If your tax return is not accurate and submitted before the deadline, the penalties for late filing, late payment of tax, and any errors made, can quickly add up. Additionally, deliberate tax evasion and fraud are viewed very seriously by HMRC.
The onus is on you to comply with tax rules and regulations. Even if your accountant deals with tax issues on your behalf, you are responsible for any penalties or problems that ensue.
So what could you be penalised for?
- Late filing of your tax return
- Late payment of tax due
- Not notifying HMRC of your self-employed status, or of a new company formation
- Failure to register for VAT when the threshold is reached
- Tax evasion and fraud
- Inadequate record keeping
It is important to be proactive in your dealings with HMRC. Even if they have not sent you a tax return notification or payment reminder, the responsibility is yours to find out whether one is needed.
So, let us take a closer look at some of these penalties.
Late filing and late payment
- £100 for a missed filing deadline
- Late payment of 30 days or more incurs a penalty of 5% of the tax due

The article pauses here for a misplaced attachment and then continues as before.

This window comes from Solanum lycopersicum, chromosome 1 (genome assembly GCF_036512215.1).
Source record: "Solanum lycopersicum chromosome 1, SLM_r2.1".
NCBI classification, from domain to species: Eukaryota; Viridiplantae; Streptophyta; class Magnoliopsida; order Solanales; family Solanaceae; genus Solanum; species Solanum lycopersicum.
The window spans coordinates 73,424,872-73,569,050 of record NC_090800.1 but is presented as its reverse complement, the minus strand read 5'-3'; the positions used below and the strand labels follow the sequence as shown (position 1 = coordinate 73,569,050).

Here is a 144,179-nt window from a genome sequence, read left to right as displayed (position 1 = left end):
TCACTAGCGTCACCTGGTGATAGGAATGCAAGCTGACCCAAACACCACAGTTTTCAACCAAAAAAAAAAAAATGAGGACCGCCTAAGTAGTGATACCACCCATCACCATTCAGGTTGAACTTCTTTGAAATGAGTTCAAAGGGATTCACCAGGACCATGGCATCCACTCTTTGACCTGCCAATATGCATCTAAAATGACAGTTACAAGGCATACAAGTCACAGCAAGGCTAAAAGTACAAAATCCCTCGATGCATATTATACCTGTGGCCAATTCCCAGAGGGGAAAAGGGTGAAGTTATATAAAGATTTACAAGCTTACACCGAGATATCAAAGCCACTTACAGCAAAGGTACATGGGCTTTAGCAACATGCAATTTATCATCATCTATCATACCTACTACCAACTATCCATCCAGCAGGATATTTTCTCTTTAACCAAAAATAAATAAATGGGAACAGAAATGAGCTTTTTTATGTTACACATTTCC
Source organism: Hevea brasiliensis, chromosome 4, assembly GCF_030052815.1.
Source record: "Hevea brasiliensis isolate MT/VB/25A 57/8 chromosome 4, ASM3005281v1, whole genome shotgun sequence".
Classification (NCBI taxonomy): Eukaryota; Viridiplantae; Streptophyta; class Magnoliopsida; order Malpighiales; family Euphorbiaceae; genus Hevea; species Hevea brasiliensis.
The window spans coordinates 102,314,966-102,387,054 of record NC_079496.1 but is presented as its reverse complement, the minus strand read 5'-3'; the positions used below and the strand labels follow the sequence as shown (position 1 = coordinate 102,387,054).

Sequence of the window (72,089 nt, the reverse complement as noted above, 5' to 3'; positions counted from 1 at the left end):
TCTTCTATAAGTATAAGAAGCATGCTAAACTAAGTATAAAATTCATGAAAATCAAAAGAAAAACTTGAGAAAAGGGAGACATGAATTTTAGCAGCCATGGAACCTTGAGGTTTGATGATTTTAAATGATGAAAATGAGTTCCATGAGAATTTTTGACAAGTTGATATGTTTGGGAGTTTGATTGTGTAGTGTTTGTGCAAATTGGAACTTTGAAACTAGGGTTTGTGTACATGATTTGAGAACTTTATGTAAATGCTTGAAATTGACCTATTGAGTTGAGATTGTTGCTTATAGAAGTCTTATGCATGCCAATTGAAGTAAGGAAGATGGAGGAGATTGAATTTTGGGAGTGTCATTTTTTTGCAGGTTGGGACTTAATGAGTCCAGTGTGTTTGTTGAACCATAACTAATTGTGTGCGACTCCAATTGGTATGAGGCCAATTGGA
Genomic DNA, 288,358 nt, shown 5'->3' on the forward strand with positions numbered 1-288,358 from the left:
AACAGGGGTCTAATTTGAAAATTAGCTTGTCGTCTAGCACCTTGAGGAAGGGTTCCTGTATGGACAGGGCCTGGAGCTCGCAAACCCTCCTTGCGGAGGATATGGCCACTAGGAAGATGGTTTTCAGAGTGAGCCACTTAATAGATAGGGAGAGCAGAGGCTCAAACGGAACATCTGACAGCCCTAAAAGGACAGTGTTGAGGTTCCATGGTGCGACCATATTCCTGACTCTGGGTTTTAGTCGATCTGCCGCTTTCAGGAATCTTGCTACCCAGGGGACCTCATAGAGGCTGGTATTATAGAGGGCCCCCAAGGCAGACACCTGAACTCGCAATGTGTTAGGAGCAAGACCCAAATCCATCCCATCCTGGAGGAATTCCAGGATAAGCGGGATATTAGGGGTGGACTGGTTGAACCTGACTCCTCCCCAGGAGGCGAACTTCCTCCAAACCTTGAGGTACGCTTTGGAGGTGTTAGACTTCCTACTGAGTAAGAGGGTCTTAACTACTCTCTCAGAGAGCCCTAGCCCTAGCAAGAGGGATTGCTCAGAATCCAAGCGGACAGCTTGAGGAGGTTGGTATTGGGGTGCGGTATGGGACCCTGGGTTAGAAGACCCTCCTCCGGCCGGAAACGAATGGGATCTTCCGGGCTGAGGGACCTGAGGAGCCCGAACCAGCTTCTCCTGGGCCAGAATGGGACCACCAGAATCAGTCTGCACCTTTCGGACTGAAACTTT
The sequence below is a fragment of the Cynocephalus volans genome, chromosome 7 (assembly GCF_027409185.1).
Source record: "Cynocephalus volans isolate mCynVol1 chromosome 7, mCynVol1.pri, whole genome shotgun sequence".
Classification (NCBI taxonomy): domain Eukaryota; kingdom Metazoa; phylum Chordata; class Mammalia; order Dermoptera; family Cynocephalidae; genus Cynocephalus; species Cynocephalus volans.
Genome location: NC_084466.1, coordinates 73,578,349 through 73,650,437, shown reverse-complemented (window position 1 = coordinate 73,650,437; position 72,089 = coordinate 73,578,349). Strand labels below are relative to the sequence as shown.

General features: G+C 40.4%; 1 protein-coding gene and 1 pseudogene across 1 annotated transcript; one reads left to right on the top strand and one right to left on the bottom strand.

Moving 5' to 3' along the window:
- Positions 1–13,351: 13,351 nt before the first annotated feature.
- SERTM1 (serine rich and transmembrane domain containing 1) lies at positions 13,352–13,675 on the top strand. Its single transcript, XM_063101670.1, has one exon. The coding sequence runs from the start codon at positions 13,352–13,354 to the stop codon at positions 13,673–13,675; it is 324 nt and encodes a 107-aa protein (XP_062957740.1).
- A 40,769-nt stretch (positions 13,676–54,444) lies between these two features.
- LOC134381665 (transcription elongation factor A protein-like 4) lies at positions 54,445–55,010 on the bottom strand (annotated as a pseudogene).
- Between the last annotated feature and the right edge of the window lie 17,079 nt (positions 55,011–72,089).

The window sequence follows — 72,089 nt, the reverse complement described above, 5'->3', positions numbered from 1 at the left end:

- Interest is also charged on unpaid tax and penalties
- £100 initial penalty, with additional charges after 90 days
- Potential late payment penalties charged to companies with profits exceeding £1.5 million
- Late filing and late payment surcharges based on a percentage of the outstanding amount. This percentage increases each time there is a default over a period of 12 months.
- Similar to VAT, penalties increase with the number of late payments made
It is possible to negotiate with HMRC for more time if you know that you will not be able to pay before the deadline. Interest on the overdue amount will still be charged, however.
What other tax penalties could you face?
Failing to register for tax and making errors in your tax return both incur potential penalties. Issues with VAT invoices and excise goods may attract penalties, with calculations for these based on the potential amount of tax lost.
If you realise a mistake has been made, you should inform HMRC straight away. It might mitigate the penalty a little if they know you have taken ‘reasonable care’ with your submissions.
Being transparent with HMRC and allowing them to see your records may result in a suspended penalty rather than having to make an immediate payment. They may also provide guidance on how to keep better records. This suspension can last for up to two years, giving you the chance to improve your administrative systems.
Tax evasion and fraud is a very serious matter and can result in criminal prosecution.
Appealing against tax penalties
If you think you have been wrongly penalised, you or your accountant should write to HMRC within 30 days. You may request an independent review of your case, or appeal to the tax tribunal.
Whilst a review or tribunal is underway, part or full payment of the disputed tax may be put on hold, although once the case is decided, interest becomes due on any outstanding amounts.